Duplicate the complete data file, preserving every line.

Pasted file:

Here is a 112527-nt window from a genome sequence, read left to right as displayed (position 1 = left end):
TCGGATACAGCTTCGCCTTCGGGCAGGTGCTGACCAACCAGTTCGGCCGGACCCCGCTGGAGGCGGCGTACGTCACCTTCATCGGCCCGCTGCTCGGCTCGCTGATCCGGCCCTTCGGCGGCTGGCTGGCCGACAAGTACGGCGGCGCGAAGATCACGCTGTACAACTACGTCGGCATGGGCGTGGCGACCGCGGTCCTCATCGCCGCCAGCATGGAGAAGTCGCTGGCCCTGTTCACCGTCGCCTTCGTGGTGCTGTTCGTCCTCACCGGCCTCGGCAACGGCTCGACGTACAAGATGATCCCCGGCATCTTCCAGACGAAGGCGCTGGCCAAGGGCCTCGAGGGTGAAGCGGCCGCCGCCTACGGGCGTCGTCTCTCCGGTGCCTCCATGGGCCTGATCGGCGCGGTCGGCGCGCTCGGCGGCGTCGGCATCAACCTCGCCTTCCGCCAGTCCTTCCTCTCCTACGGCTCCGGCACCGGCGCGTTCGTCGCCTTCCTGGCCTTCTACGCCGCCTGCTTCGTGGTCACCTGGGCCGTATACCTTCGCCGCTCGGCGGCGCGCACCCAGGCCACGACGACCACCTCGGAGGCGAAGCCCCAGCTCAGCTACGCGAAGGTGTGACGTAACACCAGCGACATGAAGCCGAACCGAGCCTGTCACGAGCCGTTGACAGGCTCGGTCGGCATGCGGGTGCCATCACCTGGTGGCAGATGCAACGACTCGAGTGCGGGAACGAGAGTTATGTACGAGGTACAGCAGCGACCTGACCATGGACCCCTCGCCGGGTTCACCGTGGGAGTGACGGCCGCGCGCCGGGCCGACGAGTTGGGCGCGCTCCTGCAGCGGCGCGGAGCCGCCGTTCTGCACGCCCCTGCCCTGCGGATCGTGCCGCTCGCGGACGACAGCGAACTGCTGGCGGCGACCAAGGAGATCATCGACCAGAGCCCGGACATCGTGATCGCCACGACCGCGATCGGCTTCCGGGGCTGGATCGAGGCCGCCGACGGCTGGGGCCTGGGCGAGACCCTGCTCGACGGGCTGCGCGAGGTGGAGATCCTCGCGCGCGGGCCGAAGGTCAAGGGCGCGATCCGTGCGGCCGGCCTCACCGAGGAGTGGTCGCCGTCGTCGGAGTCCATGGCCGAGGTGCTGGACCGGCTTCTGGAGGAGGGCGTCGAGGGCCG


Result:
Here is a 112527-nt window from a genome sequence, read left to right as displayed (position 1 = left end):
TCGGATACAGCTTCGCCTTCGGGCAGGTGCTGACCAACCAGTTCGGCCGGACCCCGCTGGAGGCGGCGTACGTCACCTTCATCGGCCCGCTGCTCGGCTCGCTGATCCGGCCCTTCGGCGGCTGGCTGGCCGACAAGTACGGCGGCGCGAAGATCACGCTGTACAACTACGTCGGCATGGGCGTGGCGACCGCGGTCCTCATCGCCGCCAGCATGGAGAAGTCGCTGGCCCTGTTCACCGTCGCCTTCGTGGTGCTGTTCGTCCTCACCGGCCTCGGCAACGGCTCGACGTACAAGATGATCCCCGGCATCTTCCAGACGAAGGCGCTGGCCAAGGGCCTCGAGGGTGAAGCGGCCGCCGCCTACGGGCGTCGTCTCTCCGGTGCCTCCATGGGCCTGATCGGCGCGGTCGGCGCGCTCGGCGGCGTCGGCATCAACCTCGCCTTCCGCCAGTCCTTCCTCTCCTACGGCTCCGGCACCGGCGCGTTCGTCGCCTTCCTGGCCTTCTACGCCGCCTGCTTCGTGGTCACCTGGGCCGTATACCTTCGCCGCTCGGCGGCGCGCACCCAGGCCACGACGACCACCTCGGAGGCGAAGCCCCAGCTCAGCTACGCGAAGGTGTGACGTAACACCAGCGACATGAAGCCGAACCGAGCCTGTCACGAGCCGTTGACAGGCTCGGTCGGCATGCGGGTGCCATCACCTGGTGGCAGATGCAACGACTCGAGTGCGGGAACGAGAGTTATGTACGAGGTACAGCAGCGACCTGACCATGGACCCCTCGCCGGGTTCACCGTGGGAGTGACGGCCGCGCGCCGGGCCGACGAGTTGGGCGCGCTCCTGCAGCGGCGCGGAGCCGCCGTTCTGCACGCCCCTGCCCTGCGGATCGTGCCGCTCGCGGACGACAGCGAACTGCTGGCGGCGACCAAGGAGATCATCGACCAGAGCCCGGACATCGTGATCGCCACGACCGCGATCGGCTTCCGGGGCTGGATCGAGGCCGCCGACGGCTGGGGCCTGGGCGAGACCCTGCTCGACGGGCTGCGCGAGGTGGAGATCCTCGCGCGCGGGCCGAAGGTCAAGGGCGCGATCCGTGCGGCCGGCCTCACCGAGGAGTGGTCGCCGTCGTCGGAGTCCATGGCCGAGGTGCTGGACCGGCTTCTGGAGGAGGGCGTCGAGGGCCG